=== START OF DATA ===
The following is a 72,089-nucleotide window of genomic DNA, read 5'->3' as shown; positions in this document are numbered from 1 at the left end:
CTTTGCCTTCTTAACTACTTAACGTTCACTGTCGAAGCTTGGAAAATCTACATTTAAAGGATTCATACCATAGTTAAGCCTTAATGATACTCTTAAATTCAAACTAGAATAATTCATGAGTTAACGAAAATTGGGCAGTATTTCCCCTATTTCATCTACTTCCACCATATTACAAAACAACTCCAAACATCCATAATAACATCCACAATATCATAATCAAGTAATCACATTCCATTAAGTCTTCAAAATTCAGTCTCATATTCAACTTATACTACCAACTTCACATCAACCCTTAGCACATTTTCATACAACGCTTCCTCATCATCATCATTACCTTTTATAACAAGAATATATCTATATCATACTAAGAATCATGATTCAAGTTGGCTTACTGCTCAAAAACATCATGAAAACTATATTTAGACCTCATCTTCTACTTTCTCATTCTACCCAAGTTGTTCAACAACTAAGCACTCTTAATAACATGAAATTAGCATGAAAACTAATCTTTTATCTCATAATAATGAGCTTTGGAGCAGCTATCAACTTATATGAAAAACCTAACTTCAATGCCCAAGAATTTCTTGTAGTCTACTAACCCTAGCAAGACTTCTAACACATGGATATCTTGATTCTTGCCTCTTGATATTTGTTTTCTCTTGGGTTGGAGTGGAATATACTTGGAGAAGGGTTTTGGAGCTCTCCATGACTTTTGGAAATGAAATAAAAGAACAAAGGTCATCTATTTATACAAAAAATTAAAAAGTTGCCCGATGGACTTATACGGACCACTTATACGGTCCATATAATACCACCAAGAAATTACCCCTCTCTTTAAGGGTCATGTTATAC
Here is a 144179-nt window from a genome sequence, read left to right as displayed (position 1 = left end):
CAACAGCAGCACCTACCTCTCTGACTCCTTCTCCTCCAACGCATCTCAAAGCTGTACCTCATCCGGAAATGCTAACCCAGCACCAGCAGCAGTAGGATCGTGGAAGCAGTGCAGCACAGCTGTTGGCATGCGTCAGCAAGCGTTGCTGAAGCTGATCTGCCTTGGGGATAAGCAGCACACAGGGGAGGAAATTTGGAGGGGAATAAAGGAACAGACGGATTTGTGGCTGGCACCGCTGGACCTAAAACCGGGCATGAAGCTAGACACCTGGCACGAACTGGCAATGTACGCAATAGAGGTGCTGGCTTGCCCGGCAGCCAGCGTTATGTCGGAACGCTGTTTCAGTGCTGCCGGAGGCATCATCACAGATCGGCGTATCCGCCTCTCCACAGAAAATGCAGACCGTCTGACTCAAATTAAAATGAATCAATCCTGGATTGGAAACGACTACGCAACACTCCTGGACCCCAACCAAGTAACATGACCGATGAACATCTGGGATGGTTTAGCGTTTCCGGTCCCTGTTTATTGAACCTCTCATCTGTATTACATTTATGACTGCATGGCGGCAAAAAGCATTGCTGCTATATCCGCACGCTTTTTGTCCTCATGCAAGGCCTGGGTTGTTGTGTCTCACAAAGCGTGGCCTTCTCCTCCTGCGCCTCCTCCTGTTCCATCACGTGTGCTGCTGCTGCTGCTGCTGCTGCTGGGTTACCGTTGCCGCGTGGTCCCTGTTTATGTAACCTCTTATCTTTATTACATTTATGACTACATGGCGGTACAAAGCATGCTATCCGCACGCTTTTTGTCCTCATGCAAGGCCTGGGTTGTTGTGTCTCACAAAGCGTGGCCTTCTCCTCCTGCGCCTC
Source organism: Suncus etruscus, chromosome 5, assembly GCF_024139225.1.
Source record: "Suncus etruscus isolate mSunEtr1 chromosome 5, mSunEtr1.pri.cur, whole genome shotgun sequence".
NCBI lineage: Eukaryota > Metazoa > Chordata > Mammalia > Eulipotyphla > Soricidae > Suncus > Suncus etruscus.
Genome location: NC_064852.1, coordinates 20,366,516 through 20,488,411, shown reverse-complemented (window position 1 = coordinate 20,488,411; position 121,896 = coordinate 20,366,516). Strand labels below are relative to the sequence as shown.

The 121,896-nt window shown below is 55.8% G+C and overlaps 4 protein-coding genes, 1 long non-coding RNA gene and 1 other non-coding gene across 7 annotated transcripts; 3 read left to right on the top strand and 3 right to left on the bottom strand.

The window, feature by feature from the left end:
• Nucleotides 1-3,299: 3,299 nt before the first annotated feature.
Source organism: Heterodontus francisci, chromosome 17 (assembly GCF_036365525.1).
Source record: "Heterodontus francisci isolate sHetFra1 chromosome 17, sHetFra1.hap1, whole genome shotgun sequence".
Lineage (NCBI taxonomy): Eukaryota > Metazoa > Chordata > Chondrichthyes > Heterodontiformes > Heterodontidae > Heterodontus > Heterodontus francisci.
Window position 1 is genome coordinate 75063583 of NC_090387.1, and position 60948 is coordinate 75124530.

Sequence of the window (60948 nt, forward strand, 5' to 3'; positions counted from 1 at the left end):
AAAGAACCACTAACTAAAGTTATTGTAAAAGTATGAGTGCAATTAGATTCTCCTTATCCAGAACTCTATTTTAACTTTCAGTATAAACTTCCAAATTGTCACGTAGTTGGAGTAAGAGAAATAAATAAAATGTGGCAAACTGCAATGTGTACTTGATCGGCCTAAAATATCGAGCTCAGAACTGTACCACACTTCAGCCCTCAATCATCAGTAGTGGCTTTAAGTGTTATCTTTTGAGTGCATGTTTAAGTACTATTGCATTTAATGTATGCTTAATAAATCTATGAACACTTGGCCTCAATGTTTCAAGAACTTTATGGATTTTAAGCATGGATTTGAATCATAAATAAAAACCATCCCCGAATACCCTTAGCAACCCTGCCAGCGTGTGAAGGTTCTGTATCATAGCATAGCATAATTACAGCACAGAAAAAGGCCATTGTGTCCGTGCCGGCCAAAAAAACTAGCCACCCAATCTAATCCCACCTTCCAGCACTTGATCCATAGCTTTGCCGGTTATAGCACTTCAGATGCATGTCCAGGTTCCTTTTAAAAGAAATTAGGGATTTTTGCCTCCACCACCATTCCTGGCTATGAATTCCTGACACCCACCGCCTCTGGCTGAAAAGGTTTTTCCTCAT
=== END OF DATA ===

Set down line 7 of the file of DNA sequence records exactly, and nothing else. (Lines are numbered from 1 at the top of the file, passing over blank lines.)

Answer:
NCBI lineage: Eukaryota > Metazoa > Chordata > Mammalia > Eulipotyphla > Soricidae > Suncus > Suncus etruscus.